The lender suspects the couple wants to purchase the home as an investment, and not to occupy it themselves. Since the type of FHA insurance sought may only be used to purchase homes which the buyer will occupy, the lender denies the loan application.

The lender does not discuss with the couple whether they intend to occupy the home. Also, the lender never suggests the couple can apply for a non-FHA loan. Due to a loan contingency, the couple loses their right to buy the home and incurs expenses in the process.

The couple seeks to recover their money losses from the lender under the ECOA, claiming the lender’s denial of their loan application was due to unlawful discrimination.

The lender claims the denial of the loan application was proper since it believed the couple did not intend to occupy the home, and thus did not qualify for an FHA-insured loan.

Lenders must provide the same level of assistance to non-minority borrowers as minority borrowers. Thus, the lender may not unilaterally decide the couple did not intend to occupy the home without first discussing the couple’s intentions with them. Also, even if the couple did not qualify for an FHA-insured loan, as a matter of professional practice, the lender needed to refer them to other forms of financing.

Thus, the lender discriminated against the African-American couple by denying their loan application without a valid reason. Further, there was a failure to use diligence in assisting the couple to obtain other financing.


Another example of unlawful discrimination

Consider an unmarried couple who applies for a home loan to be evidenced by a note and trust deed signed by both. The couple fills out a loan application stating their separate incomes which, when combined, are sufficient to qualify for the loan.

The lender denies the loan application since the couple is not married and their separate incomes are not sufficient to allow each of them to independently qualify for the loan. The couple is unable to locate another lender before their purchase agreement is cancelled by the seller.

The couple seeks to recover their losses from the lender under the ECOA, claiming the lender has unlawfully discriminated against them based on their marital status.

The lender claims the denial of the loan to the unmarried couple is motivated by a legitimate business consideration. The lender states the couple presents a greater risk of default since the couple’s separate incomes are not sufficient to cover the loan, and unmarried couples are not liable for each other’s debts, as are married couples.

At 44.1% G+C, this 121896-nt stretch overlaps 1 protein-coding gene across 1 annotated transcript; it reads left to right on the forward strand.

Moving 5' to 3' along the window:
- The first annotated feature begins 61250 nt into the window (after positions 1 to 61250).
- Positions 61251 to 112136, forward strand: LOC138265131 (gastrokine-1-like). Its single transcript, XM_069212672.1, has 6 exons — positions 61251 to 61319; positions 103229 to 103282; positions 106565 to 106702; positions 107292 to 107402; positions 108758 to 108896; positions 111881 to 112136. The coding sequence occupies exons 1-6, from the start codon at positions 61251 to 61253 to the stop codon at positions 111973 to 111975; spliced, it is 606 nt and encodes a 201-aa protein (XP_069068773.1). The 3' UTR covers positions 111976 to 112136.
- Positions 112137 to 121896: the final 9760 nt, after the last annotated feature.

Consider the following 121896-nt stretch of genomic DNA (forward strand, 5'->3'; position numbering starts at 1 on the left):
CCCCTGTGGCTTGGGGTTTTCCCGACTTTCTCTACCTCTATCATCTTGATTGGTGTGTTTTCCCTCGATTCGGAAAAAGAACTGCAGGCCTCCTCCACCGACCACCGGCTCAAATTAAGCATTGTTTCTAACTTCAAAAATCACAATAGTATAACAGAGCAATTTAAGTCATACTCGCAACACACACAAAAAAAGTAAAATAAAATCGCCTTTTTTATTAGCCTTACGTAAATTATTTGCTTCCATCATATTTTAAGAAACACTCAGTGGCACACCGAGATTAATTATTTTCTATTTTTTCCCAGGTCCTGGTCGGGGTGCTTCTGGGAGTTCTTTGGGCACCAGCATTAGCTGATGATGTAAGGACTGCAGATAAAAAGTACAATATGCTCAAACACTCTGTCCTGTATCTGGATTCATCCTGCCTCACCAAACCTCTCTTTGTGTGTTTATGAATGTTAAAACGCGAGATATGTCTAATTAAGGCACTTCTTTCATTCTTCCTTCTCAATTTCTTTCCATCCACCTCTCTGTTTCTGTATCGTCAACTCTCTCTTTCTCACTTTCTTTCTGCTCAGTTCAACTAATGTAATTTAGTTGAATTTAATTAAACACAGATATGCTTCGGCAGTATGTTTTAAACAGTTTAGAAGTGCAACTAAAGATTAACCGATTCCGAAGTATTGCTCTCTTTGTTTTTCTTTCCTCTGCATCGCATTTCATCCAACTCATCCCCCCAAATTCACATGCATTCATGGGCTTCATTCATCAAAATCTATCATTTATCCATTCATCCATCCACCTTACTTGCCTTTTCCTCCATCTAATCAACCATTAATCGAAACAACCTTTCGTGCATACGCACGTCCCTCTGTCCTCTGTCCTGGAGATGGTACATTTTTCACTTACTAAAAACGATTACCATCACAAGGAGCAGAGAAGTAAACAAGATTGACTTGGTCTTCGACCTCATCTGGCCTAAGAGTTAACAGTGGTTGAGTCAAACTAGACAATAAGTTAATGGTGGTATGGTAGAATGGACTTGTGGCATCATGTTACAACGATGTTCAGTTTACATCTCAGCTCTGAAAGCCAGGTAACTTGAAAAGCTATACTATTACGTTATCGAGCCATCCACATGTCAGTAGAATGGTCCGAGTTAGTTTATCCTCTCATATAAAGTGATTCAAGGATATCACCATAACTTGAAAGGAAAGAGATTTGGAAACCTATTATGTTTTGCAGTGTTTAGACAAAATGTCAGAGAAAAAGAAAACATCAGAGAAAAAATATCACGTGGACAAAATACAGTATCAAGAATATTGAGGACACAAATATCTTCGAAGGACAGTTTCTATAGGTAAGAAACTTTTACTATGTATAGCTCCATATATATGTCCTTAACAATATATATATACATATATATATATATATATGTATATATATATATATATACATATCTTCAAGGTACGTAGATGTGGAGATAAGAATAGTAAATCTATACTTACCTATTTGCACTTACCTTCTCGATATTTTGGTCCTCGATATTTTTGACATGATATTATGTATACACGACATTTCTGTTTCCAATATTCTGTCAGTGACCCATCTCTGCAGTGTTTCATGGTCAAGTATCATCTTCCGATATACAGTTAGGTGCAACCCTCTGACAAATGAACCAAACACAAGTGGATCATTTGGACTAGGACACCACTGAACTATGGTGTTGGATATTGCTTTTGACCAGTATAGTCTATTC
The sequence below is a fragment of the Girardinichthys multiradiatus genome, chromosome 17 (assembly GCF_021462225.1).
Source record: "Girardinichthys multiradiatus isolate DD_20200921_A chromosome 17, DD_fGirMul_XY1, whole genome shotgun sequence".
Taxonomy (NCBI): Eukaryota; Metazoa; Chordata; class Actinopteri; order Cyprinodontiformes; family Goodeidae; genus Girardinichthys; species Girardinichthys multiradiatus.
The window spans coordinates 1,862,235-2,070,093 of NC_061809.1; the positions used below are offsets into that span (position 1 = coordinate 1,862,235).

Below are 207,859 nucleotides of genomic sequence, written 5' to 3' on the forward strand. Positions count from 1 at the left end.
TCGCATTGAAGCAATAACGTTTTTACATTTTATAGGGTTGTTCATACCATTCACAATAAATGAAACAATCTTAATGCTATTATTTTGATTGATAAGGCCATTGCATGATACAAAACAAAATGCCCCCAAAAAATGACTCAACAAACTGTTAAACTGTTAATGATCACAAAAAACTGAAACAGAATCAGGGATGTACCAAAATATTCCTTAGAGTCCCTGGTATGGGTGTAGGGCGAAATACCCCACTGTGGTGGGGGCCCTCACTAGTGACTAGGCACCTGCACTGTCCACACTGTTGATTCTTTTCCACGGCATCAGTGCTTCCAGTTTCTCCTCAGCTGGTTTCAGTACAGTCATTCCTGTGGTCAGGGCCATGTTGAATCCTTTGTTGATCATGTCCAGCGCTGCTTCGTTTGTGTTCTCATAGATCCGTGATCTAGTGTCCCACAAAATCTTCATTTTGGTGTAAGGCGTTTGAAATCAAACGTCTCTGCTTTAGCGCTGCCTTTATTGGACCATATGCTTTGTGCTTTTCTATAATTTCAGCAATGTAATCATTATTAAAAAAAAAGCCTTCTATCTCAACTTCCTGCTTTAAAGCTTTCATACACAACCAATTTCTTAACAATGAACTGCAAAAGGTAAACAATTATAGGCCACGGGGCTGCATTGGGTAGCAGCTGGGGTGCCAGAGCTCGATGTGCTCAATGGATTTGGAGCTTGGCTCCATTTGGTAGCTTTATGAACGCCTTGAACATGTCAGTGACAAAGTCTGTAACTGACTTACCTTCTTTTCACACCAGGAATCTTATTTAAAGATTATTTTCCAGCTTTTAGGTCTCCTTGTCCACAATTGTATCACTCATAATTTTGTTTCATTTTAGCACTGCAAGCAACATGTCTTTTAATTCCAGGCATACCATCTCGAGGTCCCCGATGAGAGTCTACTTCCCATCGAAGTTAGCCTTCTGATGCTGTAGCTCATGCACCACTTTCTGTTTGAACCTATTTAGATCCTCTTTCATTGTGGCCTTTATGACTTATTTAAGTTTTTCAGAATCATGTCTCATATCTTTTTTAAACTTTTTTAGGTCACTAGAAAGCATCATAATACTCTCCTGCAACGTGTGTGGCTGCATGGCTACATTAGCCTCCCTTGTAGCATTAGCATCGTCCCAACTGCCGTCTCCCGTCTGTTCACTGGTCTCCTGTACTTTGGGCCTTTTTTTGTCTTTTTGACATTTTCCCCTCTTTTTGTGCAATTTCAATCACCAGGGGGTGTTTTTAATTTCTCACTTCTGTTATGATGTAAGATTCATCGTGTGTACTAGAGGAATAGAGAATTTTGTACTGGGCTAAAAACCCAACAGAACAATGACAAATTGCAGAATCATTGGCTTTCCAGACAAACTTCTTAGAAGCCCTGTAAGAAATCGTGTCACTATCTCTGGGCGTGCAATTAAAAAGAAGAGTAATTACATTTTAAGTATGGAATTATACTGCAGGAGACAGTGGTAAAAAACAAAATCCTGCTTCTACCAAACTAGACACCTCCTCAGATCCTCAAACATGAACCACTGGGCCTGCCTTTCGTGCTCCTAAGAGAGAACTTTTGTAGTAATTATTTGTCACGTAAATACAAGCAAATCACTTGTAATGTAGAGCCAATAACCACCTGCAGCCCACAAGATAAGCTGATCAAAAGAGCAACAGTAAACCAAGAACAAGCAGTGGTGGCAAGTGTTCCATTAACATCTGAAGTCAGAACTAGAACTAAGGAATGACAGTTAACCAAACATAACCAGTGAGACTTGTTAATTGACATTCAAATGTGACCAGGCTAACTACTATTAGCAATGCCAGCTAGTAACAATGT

Was the lender’s denial of the couple’s loan unlawful discrimination?

Yes! The lender had no valid reason not to consider the couple’s combined income in determining whether their income was sufficient to qualify for the loan. As both will sign the note, both will be liable for the loan. Thus, the lender’s denial of the couple’s loan application is based on their marital status. This is form of unlawful discrimination. [Markham v. Colonial Mortgage Service Co. Associates, Inc. (1979) 605 F2d 566]


Exceptions to the anti-discrimination rules

A lender may lawfully consider a loan applicant’s age when determining the applicant’s creditworthiness or whether the applicant receives income from a public assistance program, if such an inquiry is for the purpose of determining the amount and likely continuance of income. [15 USC §1691(b)(2)]

Editor’s note — Allowing lenders to consider an applicant’s age or receipt of income from a public assistance program as an exception in determining the applicant’s creditworthiness effectively removes these two factors from the anti-discrimination protection previously discussed.

While a lender may not refuse to accept applications or impose different loan terms based on an applicant’s age or receipt of public assistance income, the lender can lawfully deny a loan based on these factors simply by stating the applicant is not creditworthy.

Further, lenders may consider an applicant’s immigration status when considering a loan application. Immigration status is used by the lender to determine whether the applicant is a permanent resident of the United States. [12 CFR §1002.6(b)(7)]

Requesting a spouse’s signature to create a valid lien, passing clear title, waiving rights to property or assigning earnings is not considered discriminatory. [15 USC §1691d(a); 12 CFR §1002.7(d)(4)]

The lender may request information about an applicant’s spouse if:

  • the spouse is contractually liable for the account;
  • the applicant relies on the spouse’s income to qualify for the loan requested;
  • the applicant resides in a community property state or the loan is secured by property located in a community property state; or
  • the applicant is relying on alimony, child support or maintenance payments from a spouse to qualify for the loan requested. [12 CFR §1002.5(c)]

A lender may also affirmatively solicit members of a traditionally disadvantaged group to apply for credit. [Official Interpretations of 12 CFR §1002.4(b)-2]

For example, a lender may advertise and tailor advertisements for loan products to a minority community. The lender may not, however, disparately provide information for only high-cost or less favorable loans (e.g., “high-cost” loans) to that community if the lender also provides lower-cost or more favorable loans (e.g., “prime” loans).